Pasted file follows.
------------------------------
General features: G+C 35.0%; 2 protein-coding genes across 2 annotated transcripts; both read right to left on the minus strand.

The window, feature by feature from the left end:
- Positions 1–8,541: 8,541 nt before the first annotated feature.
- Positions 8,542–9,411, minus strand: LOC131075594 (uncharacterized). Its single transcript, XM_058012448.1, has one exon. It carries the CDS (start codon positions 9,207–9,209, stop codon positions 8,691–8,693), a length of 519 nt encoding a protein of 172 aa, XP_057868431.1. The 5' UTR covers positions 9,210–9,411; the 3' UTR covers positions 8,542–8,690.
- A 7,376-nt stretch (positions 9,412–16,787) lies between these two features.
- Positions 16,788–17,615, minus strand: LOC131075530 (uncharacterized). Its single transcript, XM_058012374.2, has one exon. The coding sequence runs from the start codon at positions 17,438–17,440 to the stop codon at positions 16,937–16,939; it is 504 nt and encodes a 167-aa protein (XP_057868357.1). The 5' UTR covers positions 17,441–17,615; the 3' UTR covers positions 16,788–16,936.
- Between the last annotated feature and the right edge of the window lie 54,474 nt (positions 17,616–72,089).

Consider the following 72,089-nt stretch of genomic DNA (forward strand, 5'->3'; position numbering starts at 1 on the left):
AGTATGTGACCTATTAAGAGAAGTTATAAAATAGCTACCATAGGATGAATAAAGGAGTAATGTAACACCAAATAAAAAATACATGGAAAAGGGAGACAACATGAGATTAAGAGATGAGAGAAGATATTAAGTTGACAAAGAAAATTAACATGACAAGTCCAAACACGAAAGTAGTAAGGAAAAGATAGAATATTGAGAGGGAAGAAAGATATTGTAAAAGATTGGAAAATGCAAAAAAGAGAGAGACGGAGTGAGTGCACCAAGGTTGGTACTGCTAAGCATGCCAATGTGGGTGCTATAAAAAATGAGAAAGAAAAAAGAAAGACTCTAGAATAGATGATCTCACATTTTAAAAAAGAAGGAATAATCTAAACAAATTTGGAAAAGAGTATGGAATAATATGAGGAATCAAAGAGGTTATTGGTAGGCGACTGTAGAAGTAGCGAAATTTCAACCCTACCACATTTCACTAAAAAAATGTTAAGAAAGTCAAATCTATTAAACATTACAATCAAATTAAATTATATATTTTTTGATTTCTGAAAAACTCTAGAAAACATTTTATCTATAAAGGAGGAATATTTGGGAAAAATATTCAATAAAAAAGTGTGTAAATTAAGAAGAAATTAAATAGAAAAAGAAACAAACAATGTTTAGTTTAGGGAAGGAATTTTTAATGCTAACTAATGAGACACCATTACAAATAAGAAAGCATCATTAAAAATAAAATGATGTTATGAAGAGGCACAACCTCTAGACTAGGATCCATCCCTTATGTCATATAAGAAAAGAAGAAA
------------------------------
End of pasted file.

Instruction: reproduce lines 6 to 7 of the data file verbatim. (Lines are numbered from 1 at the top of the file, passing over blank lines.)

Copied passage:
- Positions 16,788–17,615, minus strand: LOC131075530 (uncharacterized). Its single transcript, XM_058012374.2, has one exon. The coding sequence runs from the start codon at positions 17,438–17,440 to the stop codon at positions 16,937–16,939; it is 504 nt and encodes a 167-aa protein (XP_057868357.1). The 5' UTR covers positions 17,441–17,615; the 3' UTR covers positions 16,788–16,936.
- Between the last annotated feature and the right edge of the window lie 54,474 nt (positions 17,616–72,089).